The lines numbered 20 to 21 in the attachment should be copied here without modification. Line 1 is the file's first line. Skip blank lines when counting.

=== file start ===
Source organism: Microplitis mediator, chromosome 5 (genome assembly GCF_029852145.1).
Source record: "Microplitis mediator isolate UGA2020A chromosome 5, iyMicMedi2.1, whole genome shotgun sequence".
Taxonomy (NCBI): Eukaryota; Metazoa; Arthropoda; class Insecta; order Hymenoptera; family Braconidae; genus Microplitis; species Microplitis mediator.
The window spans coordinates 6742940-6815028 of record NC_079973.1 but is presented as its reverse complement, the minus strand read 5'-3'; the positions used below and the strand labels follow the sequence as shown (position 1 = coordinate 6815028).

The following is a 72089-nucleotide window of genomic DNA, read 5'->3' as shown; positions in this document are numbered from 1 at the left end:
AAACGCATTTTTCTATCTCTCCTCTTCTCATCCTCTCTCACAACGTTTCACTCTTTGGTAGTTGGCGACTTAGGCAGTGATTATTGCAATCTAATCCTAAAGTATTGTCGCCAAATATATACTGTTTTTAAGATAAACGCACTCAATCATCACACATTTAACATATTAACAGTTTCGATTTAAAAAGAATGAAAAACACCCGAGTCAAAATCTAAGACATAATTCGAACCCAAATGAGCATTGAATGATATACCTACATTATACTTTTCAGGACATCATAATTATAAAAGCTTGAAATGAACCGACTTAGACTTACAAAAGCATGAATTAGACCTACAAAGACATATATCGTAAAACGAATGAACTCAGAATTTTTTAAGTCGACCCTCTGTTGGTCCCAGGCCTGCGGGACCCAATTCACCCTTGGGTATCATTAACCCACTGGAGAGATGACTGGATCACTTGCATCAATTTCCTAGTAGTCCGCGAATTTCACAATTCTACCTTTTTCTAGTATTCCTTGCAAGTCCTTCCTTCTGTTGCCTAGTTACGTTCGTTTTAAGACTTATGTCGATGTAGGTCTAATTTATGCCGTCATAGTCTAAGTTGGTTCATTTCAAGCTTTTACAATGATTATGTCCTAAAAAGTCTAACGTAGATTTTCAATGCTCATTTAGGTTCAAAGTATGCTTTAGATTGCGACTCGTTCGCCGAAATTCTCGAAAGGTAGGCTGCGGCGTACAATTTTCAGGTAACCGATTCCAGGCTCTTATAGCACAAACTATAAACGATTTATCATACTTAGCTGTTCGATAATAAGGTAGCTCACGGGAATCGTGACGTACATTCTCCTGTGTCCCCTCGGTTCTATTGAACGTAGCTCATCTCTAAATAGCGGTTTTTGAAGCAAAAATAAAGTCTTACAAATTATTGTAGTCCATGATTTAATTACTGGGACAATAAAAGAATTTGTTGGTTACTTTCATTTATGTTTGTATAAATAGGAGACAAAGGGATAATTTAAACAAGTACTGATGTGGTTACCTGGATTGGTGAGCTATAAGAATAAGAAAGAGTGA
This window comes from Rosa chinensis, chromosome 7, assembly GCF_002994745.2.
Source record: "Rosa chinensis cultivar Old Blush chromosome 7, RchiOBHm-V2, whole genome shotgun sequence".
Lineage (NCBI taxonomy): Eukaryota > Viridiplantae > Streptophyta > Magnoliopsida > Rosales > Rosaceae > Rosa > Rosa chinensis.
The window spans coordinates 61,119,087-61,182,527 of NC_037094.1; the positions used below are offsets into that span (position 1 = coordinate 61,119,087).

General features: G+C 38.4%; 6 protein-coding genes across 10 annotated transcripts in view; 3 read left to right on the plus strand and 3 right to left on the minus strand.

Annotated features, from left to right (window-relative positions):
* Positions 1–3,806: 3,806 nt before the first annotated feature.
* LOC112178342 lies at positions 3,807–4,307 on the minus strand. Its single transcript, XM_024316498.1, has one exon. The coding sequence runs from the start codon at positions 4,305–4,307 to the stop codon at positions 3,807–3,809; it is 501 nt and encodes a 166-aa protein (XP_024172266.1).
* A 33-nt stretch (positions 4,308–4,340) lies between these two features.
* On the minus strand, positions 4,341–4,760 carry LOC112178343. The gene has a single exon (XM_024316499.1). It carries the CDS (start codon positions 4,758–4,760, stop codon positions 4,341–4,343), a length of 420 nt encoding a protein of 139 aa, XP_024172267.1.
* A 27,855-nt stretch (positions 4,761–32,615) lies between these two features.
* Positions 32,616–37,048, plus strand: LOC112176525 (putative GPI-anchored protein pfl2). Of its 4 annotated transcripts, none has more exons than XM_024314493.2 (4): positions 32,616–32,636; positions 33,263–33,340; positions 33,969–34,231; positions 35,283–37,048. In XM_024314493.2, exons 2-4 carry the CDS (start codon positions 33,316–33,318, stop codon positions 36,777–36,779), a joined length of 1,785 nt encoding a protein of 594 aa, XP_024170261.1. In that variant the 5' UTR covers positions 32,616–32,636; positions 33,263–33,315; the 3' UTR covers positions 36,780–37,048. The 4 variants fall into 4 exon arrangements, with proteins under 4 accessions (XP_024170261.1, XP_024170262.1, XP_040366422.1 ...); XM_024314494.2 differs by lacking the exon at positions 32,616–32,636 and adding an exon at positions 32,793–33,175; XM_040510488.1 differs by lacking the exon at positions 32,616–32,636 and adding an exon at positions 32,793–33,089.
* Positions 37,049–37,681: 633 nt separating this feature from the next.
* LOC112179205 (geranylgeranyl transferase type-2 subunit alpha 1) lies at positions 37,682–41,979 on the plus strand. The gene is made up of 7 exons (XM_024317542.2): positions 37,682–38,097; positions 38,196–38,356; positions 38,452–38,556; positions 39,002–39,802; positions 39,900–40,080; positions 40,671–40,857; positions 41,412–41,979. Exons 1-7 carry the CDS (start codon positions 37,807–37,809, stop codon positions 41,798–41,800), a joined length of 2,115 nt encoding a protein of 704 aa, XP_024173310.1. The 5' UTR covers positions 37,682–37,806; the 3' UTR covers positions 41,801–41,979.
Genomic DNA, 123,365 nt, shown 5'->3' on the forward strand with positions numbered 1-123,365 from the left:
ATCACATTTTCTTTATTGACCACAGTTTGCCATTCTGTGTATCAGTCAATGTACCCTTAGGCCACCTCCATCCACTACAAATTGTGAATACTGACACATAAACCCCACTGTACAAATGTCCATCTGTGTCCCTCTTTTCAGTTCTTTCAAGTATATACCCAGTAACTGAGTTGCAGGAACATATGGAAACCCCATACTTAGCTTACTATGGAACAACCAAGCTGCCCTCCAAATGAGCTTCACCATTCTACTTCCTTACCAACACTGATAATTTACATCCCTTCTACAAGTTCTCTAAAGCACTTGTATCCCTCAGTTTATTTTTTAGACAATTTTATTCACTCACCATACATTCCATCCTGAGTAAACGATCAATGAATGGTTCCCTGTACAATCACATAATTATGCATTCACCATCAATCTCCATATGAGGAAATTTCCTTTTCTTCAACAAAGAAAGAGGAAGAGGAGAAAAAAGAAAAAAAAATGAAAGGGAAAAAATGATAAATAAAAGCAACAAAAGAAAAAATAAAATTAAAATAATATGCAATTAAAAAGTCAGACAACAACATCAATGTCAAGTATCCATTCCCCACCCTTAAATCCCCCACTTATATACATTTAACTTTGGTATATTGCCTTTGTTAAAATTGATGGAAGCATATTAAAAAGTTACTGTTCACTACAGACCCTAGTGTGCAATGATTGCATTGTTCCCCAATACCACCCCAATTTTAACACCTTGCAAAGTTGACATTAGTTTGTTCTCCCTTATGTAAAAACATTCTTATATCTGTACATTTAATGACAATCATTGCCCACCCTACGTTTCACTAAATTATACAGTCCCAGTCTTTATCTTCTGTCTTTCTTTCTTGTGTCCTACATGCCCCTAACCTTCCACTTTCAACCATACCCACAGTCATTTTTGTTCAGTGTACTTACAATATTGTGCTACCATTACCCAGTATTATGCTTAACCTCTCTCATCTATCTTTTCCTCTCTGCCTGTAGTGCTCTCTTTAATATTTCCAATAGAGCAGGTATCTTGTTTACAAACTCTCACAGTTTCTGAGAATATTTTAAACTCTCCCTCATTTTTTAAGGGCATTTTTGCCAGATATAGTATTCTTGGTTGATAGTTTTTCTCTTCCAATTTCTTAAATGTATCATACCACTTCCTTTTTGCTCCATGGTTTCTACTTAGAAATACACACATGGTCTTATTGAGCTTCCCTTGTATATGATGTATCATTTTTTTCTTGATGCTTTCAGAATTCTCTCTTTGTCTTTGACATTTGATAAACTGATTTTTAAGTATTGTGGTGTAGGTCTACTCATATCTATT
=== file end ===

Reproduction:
* LOC112179205 (geranylgeranyl transferase type-2 subunit alpha 1) lies at positions 37,682–41,979 on the plus strand. The gene is made up of 7 exons (XM_024317542.2): positions 37,682–38,097; positions 38,196–38,356; positions 38,452–38,556; positions 39,002–39,802; positions 39,900–40,080; positions 40,671–40,857; positions 41,412–41,979. Exons 1-7 carry the CDS (start codon positions 37,807–37,809, stop codon positions 41,798–41,800), a joined length of 2,115 nt encoding a protein of 704 aa, XP_024173310.1. The 5' UTR covers positions 37,682–37,806; the 3' UTR covers positions 41,801–41,979.
Genomic DNA, 123,365 nt, shown 5'->3' on the forward strand with positions numbered 1-123,365 from the left: